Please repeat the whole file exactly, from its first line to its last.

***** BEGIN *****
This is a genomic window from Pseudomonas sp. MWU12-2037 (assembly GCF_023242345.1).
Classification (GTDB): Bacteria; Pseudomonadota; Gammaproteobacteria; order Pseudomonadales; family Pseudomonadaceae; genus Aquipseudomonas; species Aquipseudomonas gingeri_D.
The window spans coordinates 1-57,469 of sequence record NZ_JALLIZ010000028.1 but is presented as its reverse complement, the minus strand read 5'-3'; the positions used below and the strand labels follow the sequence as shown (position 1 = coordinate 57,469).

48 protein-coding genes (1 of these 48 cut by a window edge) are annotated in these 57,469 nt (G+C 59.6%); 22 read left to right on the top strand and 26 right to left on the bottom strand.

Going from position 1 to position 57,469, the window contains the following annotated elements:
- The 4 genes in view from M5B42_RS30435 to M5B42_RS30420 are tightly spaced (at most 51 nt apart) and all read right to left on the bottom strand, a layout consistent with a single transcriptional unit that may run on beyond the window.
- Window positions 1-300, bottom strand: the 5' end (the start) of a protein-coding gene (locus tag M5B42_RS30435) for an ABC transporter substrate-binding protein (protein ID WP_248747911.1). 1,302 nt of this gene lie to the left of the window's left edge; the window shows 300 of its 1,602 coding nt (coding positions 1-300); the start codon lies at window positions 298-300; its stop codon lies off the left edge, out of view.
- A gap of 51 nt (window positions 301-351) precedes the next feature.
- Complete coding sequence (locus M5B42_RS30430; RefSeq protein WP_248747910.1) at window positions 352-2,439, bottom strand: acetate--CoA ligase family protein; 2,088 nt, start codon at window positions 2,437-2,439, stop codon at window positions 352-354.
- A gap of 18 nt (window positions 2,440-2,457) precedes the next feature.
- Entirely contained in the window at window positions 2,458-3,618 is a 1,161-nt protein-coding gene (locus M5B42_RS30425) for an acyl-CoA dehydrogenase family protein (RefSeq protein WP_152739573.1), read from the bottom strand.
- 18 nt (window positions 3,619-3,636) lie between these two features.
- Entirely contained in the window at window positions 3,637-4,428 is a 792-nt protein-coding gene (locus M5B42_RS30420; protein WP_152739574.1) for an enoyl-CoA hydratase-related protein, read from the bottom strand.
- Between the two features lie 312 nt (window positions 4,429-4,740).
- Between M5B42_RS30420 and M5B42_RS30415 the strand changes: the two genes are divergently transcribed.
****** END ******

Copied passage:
This is a genomic window from Pseudomonas sp. MWU12-2037 (assembly GCF_023242345.1).
Classification (GTDB): Bacteria; Pseudomonadota; Gammaproteobacteria; order Pseudomonadales; family Pseudomonadaceae; genus Aquipseudomonas; species Aquipseudomonas gingeri_D.
The window spans coordinates 1-57,469 of sequence record NZ_JALLIZ010000028.1 but is presented as its reverse complement, the minus strand read 5'-3'; the positions used below and the strand labels follow the sequence as shown (position 1 = coordinate 57,469).

48 protein-coding genes (1 of these 48 cut by a window edge) are annotated in these 57,469 nt (G+C 59.6%); 22 read left to right on the top strand and 26 right to left on the bottom strand.

Going from position 1 to position 57,469, the window contains the following annotated elements:
- The 4 genes in view from M5B42_RS30435 to M5B42_RS30420 are tightly spaced (at most 51 nt apart) and all read right to left on the bottom strand, a layout consistent with a single transcriptional unit that may run on beyond the window.
- Window positions 1-300, bottom strand: the 5' end (the start) of a protein-coding gene (locus tag M5B42_RS30435) for an ABC transporter substrate-binding protein (protein ID WP_248747911.1). 1,302 nt of this gene lie to the left of the window's left edge; the window shows 300 of its 1,602 coding nt (coding positions 1-300); the start codon lies at window positions 298-300; its stop codon lies off the left edge, out of view.
- A gap of 51 nt (window positions 301-351) precedes the next feature.
- Complete coding sequence (locus M5B42_RS30430; RefSeq protein WP_248747910.1) at window positions 352-2,439, bottom strand: acetate--CoA ligase family protein; 2,088 nt, start codon at window positions 2,437-2,439, stop codon at window positions 352-354.
- A gap of 18 nt (window positions 2,440-2,457) precedes the next feature.
- Entirely contained in the window at window positions 2,458-3,618 is a 1,161-nt protein-coding gene (locus M5B42_RS30425) for an acyl-CoA dehydrogenase family protein (RefSeq protein WP_152739573.1), read from the bottom strand.
- 18 nt (window positions 3,619-3,636) lie between these two features.
- Entirely contained in the window at window positions 3,637-4,428 is a 792-nt protein-coding gene (locus M5B42_RS30420; protein WP_152739574.1) for an enoyl-CoA hydratase-related protein, read from the bottom strand.
- Between the two features lie 312 nt (window positions 4,429-4,740).
- Between M5B42_RS30420 and M5B42_RS30415 the strand changes: the two genes are divergently transcribed.